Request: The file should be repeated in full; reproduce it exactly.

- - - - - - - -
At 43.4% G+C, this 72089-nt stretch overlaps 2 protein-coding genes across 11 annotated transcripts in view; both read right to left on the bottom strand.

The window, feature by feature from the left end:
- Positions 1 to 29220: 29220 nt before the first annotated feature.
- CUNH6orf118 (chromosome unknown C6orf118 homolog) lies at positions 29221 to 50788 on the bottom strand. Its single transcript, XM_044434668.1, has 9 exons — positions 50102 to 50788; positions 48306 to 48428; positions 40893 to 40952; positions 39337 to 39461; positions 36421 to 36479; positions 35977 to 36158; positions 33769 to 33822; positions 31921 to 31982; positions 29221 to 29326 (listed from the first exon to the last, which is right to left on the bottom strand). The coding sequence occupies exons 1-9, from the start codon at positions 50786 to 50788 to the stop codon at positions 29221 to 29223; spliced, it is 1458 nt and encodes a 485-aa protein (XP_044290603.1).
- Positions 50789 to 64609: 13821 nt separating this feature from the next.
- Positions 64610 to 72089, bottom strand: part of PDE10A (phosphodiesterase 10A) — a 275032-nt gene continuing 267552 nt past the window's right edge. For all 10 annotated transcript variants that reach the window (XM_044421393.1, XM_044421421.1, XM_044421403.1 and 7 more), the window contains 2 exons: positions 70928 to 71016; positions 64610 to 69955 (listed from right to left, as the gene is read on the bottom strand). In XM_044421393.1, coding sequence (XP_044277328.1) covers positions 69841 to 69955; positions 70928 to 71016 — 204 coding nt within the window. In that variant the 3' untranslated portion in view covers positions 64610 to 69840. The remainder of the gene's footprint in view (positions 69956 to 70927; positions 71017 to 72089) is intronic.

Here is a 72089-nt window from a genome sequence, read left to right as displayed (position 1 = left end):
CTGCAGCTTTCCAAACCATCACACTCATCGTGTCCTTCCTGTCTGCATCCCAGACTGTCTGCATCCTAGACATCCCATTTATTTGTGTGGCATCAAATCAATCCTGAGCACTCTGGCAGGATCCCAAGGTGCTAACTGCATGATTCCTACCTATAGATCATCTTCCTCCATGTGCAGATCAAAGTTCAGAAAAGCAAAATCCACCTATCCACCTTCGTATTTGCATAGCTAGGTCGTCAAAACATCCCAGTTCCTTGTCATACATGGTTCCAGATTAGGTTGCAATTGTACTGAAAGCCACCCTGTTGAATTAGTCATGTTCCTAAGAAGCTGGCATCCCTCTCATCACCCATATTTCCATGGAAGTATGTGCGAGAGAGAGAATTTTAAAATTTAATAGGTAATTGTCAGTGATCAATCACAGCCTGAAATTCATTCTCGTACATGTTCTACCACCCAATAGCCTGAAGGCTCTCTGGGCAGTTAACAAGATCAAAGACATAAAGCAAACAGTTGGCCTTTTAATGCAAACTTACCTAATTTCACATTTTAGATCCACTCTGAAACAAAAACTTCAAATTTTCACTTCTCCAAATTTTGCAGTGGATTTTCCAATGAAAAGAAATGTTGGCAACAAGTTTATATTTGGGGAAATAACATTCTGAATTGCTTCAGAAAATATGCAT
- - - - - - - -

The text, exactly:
At 43.4% G+C, this 72089-nt stretch overlaps 2 protein-coding genes across 11 annotated transcripts in view; both read right to left on the bottom strand.

The window, feature by feature from the left end:
- Positions 1 to 29220: 29220 nt before the first annotated feature.
- CUNH6orf118 (chromosome unknown C6orf118 homolog) lies at positions 29221 to 50788 on the bottom strand. Its single transcript, XM_044434668.1, has 9 exons — positions 50102 to 50788; positions 48306 to 48428; positions 40893 to 40952; positions 39337 to 39461; positions 36421 to 36479; positions 35977 to 36158; positions 33769 to 33822; positions 31921 to 31982; positions 29221 to 29326 (listed from the first exon to the last, which is right to left on the bottom strand). The coding sequence occupies exons 1-9, from the start codon at positions 50786 to 50788 to the stop codon at positions 29221 to 29223; spliced, it is 1458 nt and encodes a 485-aa protein (XP_044290603.1).
- Positions 50789 to 64609: 13821 nt separating this feature from the next.
- Positions 64610 to 72089, bottom strand: part of PDE10A (phosphodiesterase 10A) — a 275032-nt gene continuing 267552 nt past the window's right edge. For all 10 annotated transcript variants that reach the window (XM_044421393.1, XM_044421421.1, XM_044421403.1 and 7 more), the window contains 2 exons: positions 70928 to 71016; positions 64610 to 69955 (listed from right to left, as the gene is read on the bottom strand). In XM_044421393.1, coding sequence (XP_044277328.1) covers positions 69841 to 69955; positions 70928 to 71016 — 204 coding nt within the window. In that variant the 3' untranslated portion in view covers positions 64610 to 69840. The remainder of the gene's footprint in view (positions 69956 to 70927; positions 71017 to 72089) is intronic.

Here is a 72089-nt window from a genome sequence, read left to right as displayed (position 1 = left end):
CTGCAGCTTTCCAAACCATCACACTCATCGTGTCCTTCCTGTCTGCATCCCAGACTGTCTGCATCCTAGACATCCCATTTATTTGTGTGGCATCAAATCAATCCTGAGCACTCTGGCAGGATCCCAAGGTGCTAACTGCATGATTCCTACCTATAGATCATCTTCCTCCATGTGCAGATCAAAGTTCAGAAAAGCAAAATCCACCTATCCACCTTCGTATTTGCATAGCTAGGTCGTCAAAACATCCCAGTTCCTTGTCATACATGGTTCCAGATTAGGTTGCAATTGTACTGAAAGCCACCCTGTTGAATTAGTCATGTTCCTAAGAAGCTGGCATCCCTCTCATCACCCATATTTCCATGGAAGTATGTGCGAGAGAGAGAATTTTAAAATTTAATAGGTAATTGTCAGTGATCAATCACAGCCTGAAATTCATTCTCGTACATGTTCTACCACCCAATAGCCTGAAGGCTCTCTGGGCAGTTAACAAGATCAAAGACATAAAGCAAACAGTTGGCCTTTTAATGCAAACTTACCTAATTTCACATTTTAGATCCACTCTGAAACAAAAACTTCAAATTTTCACTTCTCCAAATTTTGCAGTGGATTTTCCAATGAAAAGAAATGTTGGCAACAAGTTTATATTTGGGGAAATAACATTCTGAATTGCTTCAGAAAATATGCAT